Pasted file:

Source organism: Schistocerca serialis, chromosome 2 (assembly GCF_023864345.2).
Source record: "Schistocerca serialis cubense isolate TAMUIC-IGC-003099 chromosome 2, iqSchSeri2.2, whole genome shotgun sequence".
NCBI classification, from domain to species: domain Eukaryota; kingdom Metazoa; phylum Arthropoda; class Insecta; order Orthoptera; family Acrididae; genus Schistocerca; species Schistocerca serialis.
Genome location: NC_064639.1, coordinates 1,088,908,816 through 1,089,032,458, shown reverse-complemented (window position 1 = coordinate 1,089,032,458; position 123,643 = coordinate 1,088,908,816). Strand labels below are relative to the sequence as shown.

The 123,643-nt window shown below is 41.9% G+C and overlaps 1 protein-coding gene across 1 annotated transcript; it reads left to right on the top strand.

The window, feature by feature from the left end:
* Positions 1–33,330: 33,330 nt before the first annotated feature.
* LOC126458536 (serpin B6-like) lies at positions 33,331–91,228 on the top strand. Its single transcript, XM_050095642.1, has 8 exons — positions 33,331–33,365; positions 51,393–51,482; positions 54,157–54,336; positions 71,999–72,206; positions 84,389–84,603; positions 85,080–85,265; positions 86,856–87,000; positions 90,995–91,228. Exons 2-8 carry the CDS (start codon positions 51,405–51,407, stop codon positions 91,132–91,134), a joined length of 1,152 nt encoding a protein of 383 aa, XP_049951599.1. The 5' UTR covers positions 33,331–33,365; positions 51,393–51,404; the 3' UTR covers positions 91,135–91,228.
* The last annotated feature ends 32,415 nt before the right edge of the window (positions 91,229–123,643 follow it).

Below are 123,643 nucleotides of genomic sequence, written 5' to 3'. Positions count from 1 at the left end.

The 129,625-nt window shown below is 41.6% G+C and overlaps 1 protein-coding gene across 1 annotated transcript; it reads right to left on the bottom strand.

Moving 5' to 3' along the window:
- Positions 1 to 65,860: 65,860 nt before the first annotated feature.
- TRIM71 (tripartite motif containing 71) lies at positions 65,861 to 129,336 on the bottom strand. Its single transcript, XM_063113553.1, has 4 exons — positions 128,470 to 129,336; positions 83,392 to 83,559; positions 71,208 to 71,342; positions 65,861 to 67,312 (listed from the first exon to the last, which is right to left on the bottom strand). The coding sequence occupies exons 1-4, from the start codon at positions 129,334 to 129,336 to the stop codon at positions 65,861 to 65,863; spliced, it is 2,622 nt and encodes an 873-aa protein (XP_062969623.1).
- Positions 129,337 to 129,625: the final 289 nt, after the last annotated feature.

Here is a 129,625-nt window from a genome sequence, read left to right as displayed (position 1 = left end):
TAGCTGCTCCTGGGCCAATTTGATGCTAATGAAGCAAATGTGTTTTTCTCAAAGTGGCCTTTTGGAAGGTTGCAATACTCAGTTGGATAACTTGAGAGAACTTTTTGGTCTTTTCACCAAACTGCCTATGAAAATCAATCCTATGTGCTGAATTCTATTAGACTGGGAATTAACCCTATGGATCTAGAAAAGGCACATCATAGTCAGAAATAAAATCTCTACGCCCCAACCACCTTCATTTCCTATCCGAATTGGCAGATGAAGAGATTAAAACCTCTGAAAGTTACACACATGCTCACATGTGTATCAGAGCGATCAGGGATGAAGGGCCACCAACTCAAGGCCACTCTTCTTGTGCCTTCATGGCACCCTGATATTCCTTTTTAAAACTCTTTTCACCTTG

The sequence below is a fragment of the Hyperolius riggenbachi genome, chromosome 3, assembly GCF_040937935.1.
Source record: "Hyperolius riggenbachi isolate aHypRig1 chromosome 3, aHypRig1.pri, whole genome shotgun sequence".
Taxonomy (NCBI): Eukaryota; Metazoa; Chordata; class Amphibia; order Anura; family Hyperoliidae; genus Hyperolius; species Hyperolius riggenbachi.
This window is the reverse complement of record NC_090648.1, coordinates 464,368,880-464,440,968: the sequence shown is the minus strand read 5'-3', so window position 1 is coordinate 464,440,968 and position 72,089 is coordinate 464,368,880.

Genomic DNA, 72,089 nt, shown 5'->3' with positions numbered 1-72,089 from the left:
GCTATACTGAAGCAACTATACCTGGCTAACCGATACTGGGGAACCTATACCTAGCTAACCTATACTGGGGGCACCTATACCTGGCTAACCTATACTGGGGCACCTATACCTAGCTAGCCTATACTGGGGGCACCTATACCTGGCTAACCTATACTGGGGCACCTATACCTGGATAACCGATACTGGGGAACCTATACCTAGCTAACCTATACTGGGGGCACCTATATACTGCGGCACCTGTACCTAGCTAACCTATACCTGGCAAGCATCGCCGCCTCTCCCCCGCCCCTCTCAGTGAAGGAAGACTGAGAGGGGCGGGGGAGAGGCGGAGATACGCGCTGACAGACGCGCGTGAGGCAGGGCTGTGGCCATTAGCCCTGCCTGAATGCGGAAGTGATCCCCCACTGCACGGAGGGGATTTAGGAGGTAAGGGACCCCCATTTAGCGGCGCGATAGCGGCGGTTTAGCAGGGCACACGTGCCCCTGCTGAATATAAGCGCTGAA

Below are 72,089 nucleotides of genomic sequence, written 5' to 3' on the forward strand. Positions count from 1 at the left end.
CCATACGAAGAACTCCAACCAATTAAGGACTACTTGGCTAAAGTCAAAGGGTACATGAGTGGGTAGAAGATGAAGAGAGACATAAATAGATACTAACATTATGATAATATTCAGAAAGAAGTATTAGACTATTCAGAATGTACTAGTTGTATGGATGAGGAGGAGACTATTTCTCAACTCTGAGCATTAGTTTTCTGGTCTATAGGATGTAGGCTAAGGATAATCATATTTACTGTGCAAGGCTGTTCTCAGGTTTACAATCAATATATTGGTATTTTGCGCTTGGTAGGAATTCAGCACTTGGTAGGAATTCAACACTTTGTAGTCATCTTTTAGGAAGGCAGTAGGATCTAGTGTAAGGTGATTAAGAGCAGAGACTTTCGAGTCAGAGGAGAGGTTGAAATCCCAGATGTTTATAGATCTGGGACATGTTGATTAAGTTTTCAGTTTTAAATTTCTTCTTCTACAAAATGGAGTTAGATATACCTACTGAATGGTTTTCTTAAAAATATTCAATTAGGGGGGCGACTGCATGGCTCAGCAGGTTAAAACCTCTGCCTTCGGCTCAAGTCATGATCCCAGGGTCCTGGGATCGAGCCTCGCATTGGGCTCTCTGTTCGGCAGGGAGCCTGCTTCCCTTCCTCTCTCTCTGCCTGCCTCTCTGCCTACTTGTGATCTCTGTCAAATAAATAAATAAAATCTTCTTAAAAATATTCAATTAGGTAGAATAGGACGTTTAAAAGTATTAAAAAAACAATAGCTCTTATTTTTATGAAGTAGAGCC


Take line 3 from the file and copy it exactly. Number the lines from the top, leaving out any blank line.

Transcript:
NCBI classification, from domain to species: domain Eukaryota; kingdom Metazoa; phylum Arthropoda; class Insecta; order Orthoptera; family Acrididae; genus Schistocerca; species Schistocerca serialis.